RF: Being with such a small team, what benefits do you feel you have against working in a traditional AAA studio? What do you miss from previous work?

    JW: Our size allows us to have a highly collaborative work environment, in a way that would be difficult in a larger team setting. We all sit in one room, working together on every problem. Everyone's voice is heard and given equal objective weight. We can quickly pivot on new ideas without hours and days of meetings. The downside, of course, is limited resources. We have to be very conscious of our direction, and make sure that we have the capability of delivering on our goals.


    RF: What's next after Early Access, are there any extra features you'd love to implement in Rend?

    JW: We come from a MMO background, where launch is just the beginning, and Rend will be no different in that regard. During Early Access, we will be adding tons of content and features, working with the community to grow the game into a full and satisfying product. When we think we have come to a point where Rend is truly a complete game experience, we will lift the Early Access tag. After that, we will take stock and see where Rend should go, whether that be new maps, new game modes, etc.


    RF: And finally, which aspect of Rend are you most excited for players to get to experience?

    JW: The Reckoning, even in its early state, has been a blast. Experiencing a true war, where all sides are present attacking and defending, really epitomizes the fantasy that draws most people to the survival genre.


    2 New FKers!

    By NewsBot, in Articles,

    A few exciting things happened over the past few weeks that I didn’t mention before because we were getting ready for and talking about PAX.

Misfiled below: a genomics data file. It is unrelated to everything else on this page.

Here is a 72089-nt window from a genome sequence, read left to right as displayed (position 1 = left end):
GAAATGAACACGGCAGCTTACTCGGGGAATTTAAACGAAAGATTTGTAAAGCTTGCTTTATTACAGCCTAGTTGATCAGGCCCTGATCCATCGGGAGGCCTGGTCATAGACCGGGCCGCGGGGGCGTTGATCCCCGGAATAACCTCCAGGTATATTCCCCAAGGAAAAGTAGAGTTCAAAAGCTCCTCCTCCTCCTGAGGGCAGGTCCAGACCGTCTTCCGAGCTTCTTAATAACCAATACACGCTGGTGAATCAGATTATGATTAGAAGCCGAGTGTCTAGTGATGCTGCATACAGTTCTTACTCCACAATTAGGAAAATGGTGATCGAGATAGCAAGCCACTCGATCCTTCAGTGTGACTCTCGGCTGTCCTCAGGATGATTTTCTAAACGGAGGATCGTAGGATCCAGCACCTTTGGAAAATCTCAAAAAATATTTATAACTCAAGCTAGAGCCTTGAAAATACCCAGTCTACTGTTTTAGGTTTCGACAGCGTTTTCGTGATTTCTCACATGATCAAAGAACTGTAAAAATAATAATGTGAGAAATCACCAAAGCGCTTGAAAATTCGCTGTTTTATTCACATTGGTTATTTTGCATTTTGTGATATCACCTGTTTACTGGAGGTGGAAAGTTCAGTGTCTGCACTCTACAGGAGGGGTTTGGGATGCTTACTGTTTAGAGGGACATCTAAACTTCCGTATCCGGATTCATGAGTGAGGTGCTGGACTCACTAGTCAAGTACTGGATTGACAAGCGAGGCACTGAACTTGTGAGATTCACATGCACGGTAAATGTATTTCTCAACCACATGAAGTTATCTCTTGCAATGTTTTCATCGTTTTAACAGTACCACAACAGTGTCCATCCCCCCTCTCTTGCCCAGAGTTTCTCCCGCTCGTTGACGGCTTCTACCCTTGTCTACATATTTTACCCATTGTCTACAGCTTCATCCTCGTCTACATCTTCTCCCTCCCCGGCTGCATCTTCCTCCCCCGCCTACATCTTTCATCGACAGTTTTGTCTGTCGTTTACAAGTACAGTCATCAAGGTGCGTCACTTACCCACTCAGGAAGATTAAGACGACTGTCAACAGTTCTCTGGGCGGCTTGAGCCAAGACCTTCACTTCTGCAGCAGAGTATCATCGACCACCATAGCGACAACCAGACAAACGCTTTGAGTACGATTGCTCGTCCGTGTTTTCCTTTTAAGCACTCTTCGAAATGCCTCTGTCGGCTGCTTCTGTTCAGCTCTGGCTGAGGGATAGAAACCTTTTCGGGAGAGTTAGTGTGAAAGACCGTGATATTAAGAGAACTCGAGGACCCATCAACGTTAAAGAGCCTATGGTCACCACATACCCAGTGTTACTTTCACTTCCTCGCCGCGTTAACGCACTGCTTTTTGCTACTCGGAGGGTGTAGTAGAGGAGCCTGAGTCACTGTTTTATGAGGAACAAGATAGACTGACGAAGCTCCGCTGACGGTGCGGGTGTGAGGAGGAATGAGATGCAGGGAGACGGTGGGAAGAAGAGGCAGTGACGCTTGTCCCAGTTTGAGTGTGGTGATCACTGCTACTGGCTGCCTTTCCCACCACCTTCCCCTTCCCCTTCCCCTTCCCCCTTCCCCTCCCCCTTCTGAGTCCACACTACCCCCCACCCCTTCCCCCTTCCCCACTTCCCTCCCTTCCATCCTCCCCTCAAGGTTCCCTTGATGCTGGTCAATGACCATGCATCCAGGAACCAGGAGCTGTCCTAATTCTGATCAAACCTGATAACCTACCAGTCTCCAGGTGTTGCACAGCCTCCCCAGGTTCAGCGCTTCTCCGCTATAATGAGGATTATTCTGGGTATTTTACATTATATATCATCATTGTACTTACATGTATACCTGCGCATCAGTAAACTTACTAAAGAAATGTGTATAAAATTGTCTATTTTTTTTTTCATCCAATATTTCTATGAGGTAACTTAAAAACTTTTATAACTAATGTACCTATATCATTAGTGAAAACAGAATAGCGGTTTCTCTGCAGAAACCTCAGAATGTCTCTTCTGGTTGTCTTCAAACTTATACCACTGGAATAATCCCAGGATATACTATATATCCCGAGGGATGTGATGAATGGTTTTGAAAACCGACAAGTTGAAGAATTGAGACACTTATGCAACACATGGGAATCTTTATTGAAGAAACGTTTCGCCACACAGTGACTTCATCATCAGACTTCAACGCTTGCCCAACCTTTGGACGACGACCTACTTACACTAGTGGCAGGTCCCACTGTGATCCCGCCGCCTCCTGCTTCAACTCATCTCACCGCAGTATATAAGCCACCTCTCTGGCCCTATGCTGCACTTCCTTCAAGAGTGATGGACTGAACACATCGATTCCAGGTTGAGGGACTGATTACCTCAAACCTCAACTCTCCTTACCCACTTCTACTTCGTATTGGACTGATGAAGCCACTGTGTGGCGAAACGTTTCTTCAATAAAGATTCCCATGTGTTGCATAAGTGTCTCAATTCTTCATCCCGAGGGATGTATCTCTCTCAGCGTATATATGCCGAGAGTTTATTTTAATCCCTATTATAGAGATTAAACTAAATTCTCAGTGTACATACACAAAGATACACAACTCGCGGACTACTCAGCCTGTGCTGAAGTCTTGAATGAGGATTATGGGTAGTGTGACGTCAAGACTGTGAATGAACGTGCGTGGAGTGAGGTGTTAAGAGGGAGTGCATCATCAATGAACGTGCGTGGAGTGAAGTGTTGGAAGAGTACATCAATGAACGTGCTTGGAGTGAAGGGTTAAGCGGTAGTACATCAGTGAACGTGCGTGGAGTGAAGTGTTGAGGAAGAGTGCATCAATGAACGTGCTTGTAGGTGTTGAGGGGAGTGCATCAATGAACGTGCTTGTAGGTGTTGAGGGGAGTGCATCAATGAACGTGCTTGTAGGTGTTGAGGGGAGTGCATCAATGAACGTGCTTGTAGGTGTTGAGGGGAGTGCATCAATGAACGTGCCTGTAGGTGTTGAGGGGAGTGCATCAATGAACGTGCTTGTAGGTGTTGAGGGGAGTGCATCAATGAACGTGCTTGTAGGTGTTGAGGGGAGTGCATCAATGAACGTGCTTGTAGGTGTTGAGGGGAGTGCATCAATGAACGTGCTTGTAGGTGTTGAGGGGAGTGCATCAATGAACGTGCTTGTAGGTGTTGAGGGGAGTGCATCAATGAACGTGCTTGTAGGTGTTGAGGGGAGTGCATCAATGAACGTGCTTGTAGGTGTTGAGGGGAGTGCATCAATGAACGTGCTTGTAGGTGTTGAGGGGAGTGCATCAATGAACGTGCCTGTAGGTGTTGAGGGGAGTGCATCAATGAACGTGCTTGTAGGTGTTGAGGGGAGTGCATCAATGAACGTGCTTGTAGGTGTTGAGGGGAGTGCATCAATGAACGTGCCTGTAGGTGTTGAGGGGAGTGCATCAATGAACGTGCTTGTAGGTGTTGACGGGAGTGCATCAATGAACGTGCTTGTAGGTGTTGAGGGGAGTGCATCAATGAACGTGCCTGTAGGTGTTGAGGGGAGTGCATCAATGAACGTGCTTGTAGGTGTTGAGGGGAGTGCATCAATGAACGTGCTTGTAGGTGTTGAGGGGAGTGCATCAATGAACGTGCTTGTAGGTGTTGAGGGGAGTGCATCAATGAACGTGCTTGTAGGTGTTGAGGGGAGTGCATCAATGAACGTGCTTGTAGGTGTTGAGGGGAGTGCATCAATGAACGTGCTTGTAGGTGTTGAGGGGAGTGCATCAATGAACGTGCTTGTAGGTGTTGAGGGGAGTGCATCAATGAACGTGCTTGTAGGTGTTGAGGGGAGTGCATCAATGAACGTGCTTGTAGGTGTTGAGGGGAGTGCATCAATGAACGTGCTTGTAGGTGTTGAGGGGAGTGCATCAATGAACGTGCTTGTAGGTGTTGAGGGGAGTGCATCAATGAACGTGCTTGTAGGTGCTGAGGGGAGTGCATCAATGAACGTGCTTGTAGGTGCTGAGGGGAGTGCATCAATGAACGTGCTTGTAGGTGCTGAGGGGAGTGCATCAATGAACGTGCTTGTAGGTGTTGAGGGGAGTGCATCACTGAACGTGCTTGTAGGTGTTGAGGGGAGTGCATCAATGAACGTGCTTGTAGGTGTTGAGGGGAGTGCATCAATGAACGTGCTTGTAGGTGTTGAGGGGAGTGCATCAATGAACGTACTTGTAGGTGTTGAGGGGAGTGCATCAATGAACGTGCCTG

The first is that we hired two more developers at Frostkeep Studios! Don’t worry, we’ll get headshots and a new team page as soon as we get a better camera. Without further ado, here are the bios of our two new FKers!

    Jake Strapko
    Jake is known for breaking game mechanics in Rend and exploiting them to his advantage, in that order. With a lifetime of experience in competitive gaming, Jake grew up in a household where LAN parties were the norm. He competed against his brother and father in popular online games like Quake, Command: Modern Air Naval Operations and Conquer Online before eventually shifting his reserves to focus on Counter-Strike. Jake is formally trained in graphic design, product branding and apparel design, and has also ventured into competitive teams with Counter-Strike 1.5 and playing on multiple tournament teams during the Overwatch Beta where he was one of the top 500 players for Seasons 1 and 2. As one of the most active players in the Rend pre-alpha, Jake can be found streaming on Twitch and helping to build game communities. His focus at Frostkeep will be on making Rend as fair and balanced as possible.

    Michele Cagle